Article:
Novel #1 is out in the ether looking for a publisher to adopt it as their own. It’s a fascinating process, in part because each little piece of feedback (aka rejection) gives you another insight into the process and into the minds and priorities of editors and publishers.
Letting go of Novel #1 has been tricky. I’m like a mother whose daughter has finally left home and, after years of arguments, I find that I miss her.
Pushing the metaphor a bit further, I guess I’m now pregnant with Novel #2. My plan was to tell you all about my process for starting something new. But it turns out I did this a few months ago (told you it was hard to leave one book behind and start the next). Here’s what I said:
I’ve been thinking about [it], dreaming a little, writing down little snatches of dialogue that as-yet-unnamed characters will say, mulling what each of them is really about. I like the looseness of the early stages of writing: finding pictures, pieces of music, historical reference, words, phrases, images and letting them come together in a slightly chaotic crowd. Then I’ll pick my way through them, seeing how they join together, drawing lines between one thing and another. The culmination of that is to get a piece of flip chart paper and draw lots of circles, arrows, stars, squares with words to describe key scenes, moments of character, moments of plot and a kind of sequence for the whole thing. By the time I sit down to start writing, I know broadly what will happen – though not every step along the way – and I could start to write at any point in the book (which is helpful if you start to get bogged down at the beginning of chapter 3).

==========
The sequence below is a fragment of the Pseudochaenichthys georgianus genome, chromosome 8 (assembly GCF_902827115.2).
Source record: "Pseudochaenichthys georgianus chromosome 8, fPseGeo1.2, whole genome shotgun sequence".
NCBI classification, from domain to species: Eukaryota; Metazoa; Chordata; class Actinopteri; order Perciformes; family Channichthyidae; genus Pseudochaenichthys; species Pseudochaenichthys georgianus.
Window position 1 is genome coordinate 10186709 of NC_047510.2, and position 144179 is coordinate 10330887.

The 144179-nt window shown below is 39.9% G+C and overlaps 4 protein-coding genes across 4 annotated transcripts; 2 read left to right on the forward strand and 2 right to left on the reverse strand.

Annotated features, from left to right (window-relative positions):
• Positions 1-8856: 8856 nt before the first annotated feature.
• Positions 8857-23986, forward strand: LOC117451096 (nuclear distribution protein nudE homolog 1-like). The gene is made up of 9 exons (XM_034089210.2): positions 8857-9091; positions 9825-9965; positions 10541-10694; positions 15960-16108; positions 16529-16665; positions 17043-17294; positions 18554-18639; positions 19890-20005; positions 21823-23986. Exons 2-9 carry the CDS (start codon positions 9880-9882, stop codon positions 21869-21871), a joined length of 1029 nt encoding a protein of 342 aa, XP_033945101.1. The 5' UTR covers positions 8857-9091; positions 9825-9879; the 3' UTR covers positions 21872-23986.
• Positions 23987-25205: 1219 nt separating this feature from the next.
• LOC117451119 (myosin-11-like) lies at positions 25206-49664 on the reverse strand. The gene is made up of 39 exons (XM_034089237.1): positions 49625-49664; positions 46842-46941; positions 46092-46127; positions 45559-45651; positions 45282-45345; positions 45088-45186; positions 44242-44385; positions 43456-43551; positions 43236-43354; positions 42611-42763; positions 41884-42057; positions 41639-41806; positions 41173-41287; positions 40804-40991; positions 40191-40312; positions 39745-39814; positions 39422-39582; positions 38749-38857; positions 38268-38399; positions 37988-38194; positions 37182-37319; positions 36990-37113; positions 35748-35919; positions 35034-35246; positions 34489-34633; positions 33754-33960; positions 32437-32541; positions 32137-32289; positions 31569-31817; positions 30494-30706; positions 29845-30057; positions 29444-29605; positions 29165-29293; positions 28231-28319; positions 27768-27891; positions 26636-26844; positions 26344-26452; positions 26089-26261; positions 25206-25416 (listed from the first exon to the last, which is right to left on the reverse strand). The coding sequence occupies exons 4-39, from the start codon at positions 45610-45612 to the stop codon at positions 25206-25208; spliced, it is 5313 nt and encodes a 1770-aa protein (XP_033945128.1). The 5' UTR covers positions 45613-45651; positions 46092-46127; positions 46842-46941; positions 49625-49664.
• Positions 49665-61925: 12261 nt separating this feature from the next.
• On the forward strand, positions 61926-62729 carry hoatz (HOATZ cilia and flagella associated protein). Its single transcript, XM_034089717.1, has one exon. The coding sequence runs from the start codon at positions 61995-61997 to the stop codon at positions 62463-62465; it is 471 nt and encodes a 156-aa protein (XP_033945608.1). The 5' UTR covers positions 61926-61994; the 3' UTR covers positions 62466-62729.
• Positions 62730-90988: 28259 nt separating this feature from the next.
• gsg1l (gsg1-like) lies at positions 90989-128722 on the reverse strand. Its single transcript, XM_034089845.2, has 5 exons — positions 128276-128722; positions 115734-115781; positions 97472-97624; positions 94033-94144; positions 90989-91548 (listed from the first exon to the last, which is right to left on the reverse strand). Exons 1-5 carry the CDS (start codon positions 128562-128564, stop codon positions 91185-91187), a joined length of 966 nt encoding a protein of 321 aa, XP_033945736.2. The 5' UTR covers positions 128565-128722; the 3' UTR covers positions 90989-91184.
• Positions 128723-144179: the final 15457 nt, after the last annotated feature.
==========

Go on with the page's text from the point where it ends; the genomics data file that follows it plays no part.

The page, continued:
The good news is: that’s what’s happened. It has taken a lot of mulling, dreaming, procrastinating, ignoring, scribbling, googling and wine, but I’ve now reached the flip chart paper stage. I need a few more arrows, a bit more clarity on major plot points and when they fit together, and to make some tough decisions about exactly how much angst, pain and tragedy I can heap on the next set of unsuspecting characters, but it’s definitely coming together. The one thing I haven’t allowed myself to do is worry about it. If you stare at the blank sheet of paper and feel anything like anxiety, then it’s never going to happen. Better to distract yourself with research, character development, jotting down idiosyncractic details (in this instance, I’ve learned a lot about Scandinavian folklore and I reckon I’d now be quite good at fishing) and generally just letting the world of the book build up around you. And if you’re still stuck, listen to some music: Sibelius’s 2nd Symphony, 4th Movement was my latest discovery and possibly the most dramatic piece of music you can imagine as your soundtrack.
I’ll keep you posted as things progress. In terms of timing: I’d love to have the first draft of this one blurted out into my computer before Christmas (all the dreaming about it makes the writing very quick…). And I’ll have comics news very soon for you too 🙂